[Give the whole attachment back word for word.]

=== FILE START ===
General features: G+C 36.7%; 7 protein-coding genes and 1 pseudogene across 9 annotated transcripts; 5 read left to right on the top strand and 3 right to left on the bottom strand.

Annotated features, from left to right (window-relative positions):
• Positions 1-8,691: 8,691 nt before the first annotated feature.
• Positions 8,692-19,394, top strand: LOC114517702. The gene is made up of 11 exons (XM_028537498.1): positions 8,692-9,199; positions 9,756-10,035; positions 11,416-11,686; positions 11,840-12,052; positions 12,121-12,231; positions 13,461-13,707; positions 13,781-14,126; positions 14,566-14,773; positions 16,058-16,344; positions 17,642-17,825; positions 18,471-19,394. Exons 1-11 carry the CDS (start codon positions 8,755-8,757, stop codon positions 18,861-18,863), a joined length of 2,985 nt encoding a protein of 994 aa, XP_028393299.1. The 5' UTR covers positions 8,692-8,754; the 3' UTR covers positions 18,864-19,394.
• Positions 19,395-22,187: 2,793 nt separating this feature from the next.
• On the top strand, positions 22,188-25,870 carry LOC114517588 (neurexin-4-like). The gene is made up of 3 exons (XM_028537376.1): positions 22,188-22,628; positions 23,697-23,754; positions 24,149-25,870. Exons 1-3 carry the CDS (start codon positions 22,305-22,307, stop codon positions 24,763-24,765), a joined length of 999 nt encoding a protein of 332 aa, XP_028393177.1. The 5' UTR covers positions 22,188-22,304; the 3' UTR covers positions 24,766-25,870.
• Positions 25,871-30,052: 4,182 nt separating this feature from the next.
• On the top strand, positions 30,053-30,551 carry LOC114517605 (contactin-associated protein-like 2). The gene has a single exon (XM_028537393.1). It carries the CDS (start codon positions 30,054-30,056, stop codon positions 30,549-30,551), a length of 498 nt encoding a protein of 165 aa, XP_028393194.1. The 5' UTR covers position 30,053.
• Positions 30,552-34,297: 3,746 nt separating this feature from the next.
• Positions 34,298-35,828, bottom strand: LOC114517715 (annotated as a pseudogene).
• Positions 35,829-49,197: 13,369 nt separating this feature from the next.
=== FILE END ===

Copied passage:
General features: G+C 36.7%; 7 protein-coding genes and 1 pseudogene across 9 annotated transcripts; 5 read left to right on the top strand and 3 right to left on the bottom strand.

Annotated features, from left to right (window-relative positions):
• Positions 1-8,691: 8,691 nt before the first annotated feature.
• Positions 8,692-19,394, top strand: LOC114517702. The gene is made up of 11 exons (XM_028537498.1): positions 8,692-9,199; positions 9,756-10,035; positions 11,416-11,686; positions 11,840-12,052; positions 12,121-12,231; positions 13,461-13,707; positions 13,781-14,126; positions 14,566-14,773; positions 16,058-16,344; positions 17,642-17,825; positions 18,471-19,394. Exons 1-11 carry the CDS (start codon positions 8,755-8,757, stop codon positions 18,861-18,863), a joined length of 2,985 nt encoding a protein of 994 aa, XP_028393299.1. The 5' UTR covers positions 8,692-8,754; the 3' UTR covers positions 18,864-19,394.
• Positions 19,395-22,187: 2,793 nt separating this feature from the next.
• On the top strand, positions 22,188-25,870 carry LOC114517588 (neurexin-4-like). The gene is made up of 3 exons (XM_028537376.1): positions 22,188-22,628; positions 23,697-23,754; positions 24,149-25,870. Exons 1-3 carry the CDS (start codon positions 22,305-22,307, stop codon positions 24,763-24,765), a joined length of 999 nt encoding a protein of 332 aa, XP_028393177.1. The 5' UTR covers positions 22,188-22,304; the 3' UTR covers positions 24,766-25,870.
• Positions 25,871-30,052: 4,182 nt separating this feature from the next.
• On the top strand, positions 30,053-30,551 carry LOC114517605 (contactin-associated protein-like 2). The gene has a single exon (XM_028537393.1). It carries the CDS (start codon positions 30,054-30,056, stop codon positions 30,549-30,551), a length of 498 nt encoding a protein of 165 aa, XP_028393194.1. The 5' UTR covers position 30,053.
• Positions 30,552-34,297: 3,746 nt separating this feature from the next.
• Positions 34,298-35,828, bottom strand: LOC114517715 (annotated as a pseudogene).
• Positions 35,829-49,197: 13,369 nt separating this feature from the next.